Whose ‘Turn to Europe’? The UK, Australia and space research at Woomera, 1964-1971
UK foreign relations in the early post-war have often been classified as belonging to three circles (Anglo-American, Anglo-European, and Anglo-Commonwealth). The decision to apply for membership of the European Communities in 1960 was the start, according to many historians, of the UKs ‘turn to Europe’; an abandonment of Anglo-Commonwealth relations in favour of accession to Europe. This paper will analyse these claims through the lens of close Anglo-Australian collaboration in space research at the Weapons Range Establishment at Woomera.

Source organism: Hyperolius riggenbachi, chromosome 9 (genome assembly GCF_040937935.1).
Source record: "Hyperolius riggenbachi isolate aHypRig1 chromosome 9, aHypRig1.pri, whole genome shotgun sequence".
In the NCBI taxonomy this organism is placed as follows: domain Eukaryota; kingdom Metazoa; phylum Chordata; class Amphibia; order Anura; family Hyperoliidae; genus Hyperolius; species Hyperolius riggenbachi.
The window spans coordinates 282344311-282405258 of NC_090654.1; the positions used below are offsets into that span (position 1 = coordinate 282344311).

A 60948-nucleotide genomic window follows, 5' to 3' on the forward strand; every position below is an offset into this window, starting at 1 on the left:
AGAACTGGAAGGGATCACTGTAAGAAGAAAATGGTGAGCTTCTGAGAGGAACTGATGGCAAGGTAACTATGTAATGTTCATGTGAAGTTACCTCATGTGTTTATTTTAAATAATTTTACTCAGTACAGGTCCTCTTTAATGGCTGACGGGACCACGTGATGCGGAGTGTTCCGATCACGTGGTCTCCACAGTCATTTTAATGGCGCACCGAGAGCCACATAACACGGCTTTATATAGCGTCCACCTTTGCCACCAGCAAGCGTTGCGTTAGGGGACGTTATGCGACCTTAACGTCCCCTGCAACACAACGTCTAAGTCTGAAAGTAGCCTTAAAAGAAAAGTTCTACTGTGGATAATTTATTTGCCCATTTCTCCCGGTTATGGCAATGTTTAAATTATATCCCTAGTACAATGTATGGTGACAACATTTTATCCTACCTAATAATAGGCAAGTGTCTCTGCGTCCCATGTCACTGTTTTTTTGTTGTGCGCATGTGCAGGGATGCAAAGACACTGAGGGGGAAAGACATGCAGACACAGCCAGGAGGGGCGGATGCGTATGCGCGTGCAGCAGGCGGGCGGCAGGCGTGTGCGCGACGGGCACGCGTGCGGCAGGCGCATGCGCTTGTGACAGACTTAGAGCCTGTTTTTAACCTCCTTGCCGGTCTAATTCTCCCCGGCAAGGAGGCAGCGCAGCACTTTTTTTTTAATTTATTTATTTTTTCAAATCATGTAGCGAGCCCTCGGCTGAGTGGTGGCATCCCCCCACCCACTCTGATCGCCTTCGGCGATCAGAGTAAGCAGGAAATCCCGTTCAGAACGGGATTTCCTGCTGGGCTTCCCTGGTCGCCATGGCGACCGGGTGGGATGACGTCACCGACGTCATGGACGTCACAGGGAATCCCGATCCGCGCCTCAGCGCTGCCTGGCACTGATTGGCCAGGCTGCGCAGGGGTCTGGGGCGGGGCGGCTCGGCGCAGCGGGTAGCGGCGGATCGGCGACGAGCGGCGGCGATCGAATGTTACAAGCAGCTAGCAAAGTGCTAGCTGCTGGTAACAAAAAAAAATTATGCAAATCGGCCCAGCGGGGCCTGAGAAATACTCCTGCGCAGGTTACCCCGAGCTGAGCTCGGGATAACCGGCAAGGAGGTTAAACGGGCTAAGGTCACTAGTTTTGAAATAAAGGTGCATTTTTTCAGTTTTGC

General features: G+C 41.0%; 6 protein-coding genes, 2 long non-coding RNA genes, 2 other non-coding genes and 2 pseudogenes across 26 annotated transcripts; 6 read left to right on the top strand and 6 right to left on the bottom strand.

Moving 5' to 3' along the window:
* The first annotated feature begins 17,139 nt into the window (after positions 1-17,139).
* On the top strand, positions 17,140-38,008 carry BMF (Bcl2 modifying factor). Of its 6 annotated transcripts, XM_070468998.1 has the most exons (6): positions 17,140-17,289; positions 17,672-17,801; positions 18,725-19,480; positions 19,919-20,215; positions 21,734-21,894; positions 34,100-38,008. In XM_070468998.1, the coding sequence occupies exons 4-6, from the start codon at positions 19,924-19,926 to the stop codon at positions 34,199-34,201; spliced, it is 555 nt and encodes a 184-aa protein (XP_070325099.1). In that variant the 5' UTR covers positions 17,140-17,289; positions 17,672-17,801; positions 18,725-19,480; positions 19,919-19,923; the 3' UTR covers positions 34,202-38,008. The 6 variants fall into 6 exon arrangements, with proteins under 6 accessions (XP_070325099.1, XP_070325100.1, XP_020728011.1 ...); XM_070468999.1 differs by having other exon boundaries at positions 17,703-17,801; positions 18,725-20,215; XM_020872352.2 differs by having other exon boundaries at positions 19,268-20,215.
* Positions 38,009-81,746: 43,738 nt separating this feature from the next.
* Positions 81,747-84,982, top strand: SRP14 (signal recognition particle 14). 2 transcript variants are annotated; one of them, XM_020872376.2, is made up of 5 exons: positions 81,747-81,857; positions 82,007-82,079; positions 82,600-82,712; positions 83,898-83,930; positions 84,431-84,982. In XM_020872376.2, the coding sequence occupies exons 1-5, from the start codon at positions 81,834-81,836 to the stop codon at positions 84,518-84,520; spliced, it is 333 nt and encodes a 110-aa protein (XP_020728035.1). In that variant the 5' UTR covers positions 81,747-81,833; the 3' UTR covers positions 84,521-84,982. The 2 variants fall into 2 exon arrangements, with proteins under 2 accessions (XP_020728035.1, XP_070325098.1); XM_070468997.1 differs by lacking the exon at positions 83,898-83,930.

With the establishment of the European Launcher Development Organisation, Australia became a member of a European organisation. Throughout 1964-73 ELDO would be replaced with the European Space Agency, and the UK would become a member of the European Community. Through an analysis of UK and Australian archive material, this paper will suggest that, whilst the UK certainly came to disregard the importance of Anglo-Australian relations, it was Australia, more than the UK, which undertook a ‘turn to Europe’ in this period.